Why London’s hotel market continues to outperform

Posted: 19th June 2024   |   Share

By Soraya Shamji

Soraya preferred

Read article in The Hotel Magazine

The burning question on hotel investors’ lips is: where should we conduct our business? The industry has found itself at the tail end of some significant shifts in the real estate landscape triggered by higher interest rates, tighter consumer budgets, and a technical recession in the second half of 2023. These factors prompt investors and lenders alike to think more strategically about their involvement in the hotel sector, with development pipelines in particular taking a hit.

What we're seeing now is the market adjusting to the new norm. Investors are opting to stick with regions where hotels have a proven track record of performing well even in the face of market headwinds.  

In this current landscape, London’s hotel market stands out as a beacon of stability, resilience, and opportunity, surpassing the performance of regional assets. While many cities across the UK struggle with visibility, London offers a consistent and predictable environment for investment, demonstrating its capacity to weather challenges and bounce back.

This is reflected in the data. London's 12-month occupancy surged by 16 percentage points to 77% by September 2023, according to Knight Frank, surpassing regional hotels, which were once known for their strength in business conferences and short weekend getaways. Although some areas are still seeing solid performance, in general regional recovery trailed behind London's, with hotel occupancies still lingering over three percentage points below 2019 levels.

Even more so, London leads the pack as the most appealing European city for hotel investment in 2024, as per a recent survey conducted by Deloitte. With deal activity quickly picking up pace, the UK's capital is cementing its status as a pivotal hub for tourism and business, along with its role as a primary gateway city for international travel.

The survey drew insights from real estate investors who found hotels to be the most attractive sector to invest in, rising by 15 percentage points since 2023. Both asset disposals and acquisitions are now top priorities for business leaders looking to London as their investment choice, with asset disposals increasing by 24 percent and acquisitions by 58 percent compared to the previous year.

This is no surprise, given that despite challenging economic conditions, proactive operators in the hotel industry have generated strong cash flows, boosting trading performance and protecting values. London particularly stands out, with a notable rebound in occupancy rates, surpassing regional UK levels for the first time since the pandemic recovery began.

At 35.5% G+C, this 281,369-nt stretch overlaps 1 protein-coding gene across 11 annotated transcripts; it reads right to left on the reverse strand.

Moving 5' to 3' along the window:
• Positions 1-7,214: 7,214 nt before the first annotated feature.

In particular, London's luxury hotel landscape is growing at pace, with several upscale properties set to debut in the next few years. Notable additions include Hyde Paradox Hotel London City, Art'otel London Hoxton, Ruby Stella, and The Emory. Each promises unique experiences and sophisticated designs that appeal to London's ever-growing surge of high-net-worth visitors.

Meanwhile, newcomers like Sircle London and Six Senses London are poised to redefine luxury hospitality with innovative concepts and top-notch facilities.

The luxury market has been supporting much of the sector’s growth, with recent data from Knight Frank indicating an eight percent increase in the average daily rate (ADR), surpassing 2019 figures by an impressive 22 percent. This growth has largely been fuelled by returning international visitors and sustained demand from corporate and leisure segments.

Moreover, London's Gross Operating Profit per Available Room (GOPPAR) surged by an impressive 40 percent compared to 2022. While forecasts suggest a slightly slower pace in 2024, London remains an attractive investment destination.

There are four primary reasons why hotel investors need to be apprised of the state of the market.  First, the performance in regions other than London, driven by pent up demand following the pandemic, is showing signs of trailing off. Meanwhile, London’s status as a cultural, leisure and commercial powerhouse is difficult to unseat and adds to its enduring strength as a hotels market.  Second, some operational costs remain high, meaning that target operating models need to accommodate such realities. Third, although rates are decreasing, they remain higher than historical levels. Therefore, investors need to think ahead to how this will play into their target operating model as well as costs of funds.  Fourth, as should be clear, the market is fluid, and shifts are occurring over shorter timescales than typical financial timescales in the hotel industry, particularly refinancing. The solution is that the relationship between hoteliers and investors must be more collaborative and close, and be agile to changing market conditions. 

Breaking into this complex market is no easy feat – doing so requires patience, expertise, and a financial partner that is well-versed in the specificities of boutique and luxury hotels. Leumi UK’s dedicated hotel finance team has cultivated the experience necessary to operate effectively in what is a notoriously complex sector. Investors need to become acquainted with the hotels’ emphasis on cash flow which requires flexibly tailored facilities if projects are to succeed.

Amidst global market turbulence, London’s hotel sector will remain a promising place to do business. Its stability, reliability, and reputation as a major financial centre make it an appealing choice for investors looking to grow their capital, which is why we at Leumi UK remain bullish on the lending opportunities as well.